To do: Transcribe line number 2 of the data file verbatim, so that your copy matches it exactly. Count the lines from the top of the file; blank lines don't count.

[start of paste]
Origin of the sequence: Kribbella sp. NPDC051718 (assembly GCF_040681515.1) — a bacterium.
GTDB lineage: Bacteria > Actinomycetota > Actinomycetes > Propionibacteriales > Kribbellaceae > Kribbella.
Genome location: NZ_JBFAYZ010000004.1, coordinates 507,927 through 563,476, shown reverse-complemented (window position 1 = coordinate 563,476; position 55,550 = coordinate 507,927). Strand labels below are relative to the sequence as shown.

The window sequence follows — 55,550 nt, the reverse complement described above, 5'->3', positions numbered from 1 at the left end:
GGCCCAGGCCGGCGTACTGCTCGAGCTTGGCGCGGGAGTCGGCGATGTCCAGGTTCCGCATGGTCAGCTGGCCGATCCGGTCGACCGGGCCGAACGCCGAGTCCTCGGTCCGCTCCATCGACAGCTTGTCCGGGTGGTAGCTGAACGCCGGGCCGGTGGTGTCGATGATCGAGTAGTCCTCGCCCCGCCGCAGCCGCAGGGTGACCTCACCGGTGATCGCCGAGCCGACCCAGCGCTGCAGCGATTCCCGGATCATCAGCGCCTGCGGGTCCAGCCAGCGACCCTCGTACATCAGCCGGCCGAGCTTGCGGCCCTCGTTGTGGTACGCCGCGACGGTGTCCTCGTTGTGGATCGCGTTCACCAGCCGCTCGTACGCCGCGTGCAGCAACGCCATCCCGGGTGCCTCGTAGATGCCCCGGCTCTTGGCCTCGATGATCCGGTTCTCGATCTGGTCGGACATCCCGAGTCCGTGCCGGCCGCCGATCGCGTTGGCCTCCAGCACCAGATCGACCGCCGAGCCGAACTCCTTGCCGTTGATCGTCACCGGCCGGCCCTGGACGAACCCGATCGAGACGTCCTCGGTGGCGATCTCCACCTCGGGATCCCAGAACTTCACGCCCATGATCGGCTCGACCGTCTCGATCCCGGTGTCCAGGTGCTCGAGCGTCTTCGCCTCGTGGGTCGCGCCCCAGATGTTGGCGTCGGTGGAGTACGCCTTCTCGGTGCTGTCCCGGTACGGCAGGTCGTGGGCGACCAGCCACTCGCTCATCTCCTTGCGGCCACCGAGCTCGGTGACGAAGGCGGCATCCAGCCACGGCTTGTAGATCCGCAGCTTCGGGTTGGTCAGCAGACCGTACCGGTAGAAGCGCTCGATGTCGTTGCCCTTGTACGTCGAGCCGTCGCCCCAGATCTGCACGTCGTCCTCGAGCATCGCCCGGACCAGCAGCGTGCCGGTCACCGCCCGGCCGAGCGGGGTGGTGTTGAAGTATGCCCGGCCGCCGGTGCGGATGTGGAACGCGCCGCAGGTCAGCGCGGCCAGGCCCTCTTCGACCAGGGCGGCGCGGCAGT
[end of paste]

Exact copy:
GTDB lineage: Bacteria > Actinomycetota > Actinomycetes > Propionibacteriales > Kribbellaceae > Kribbella.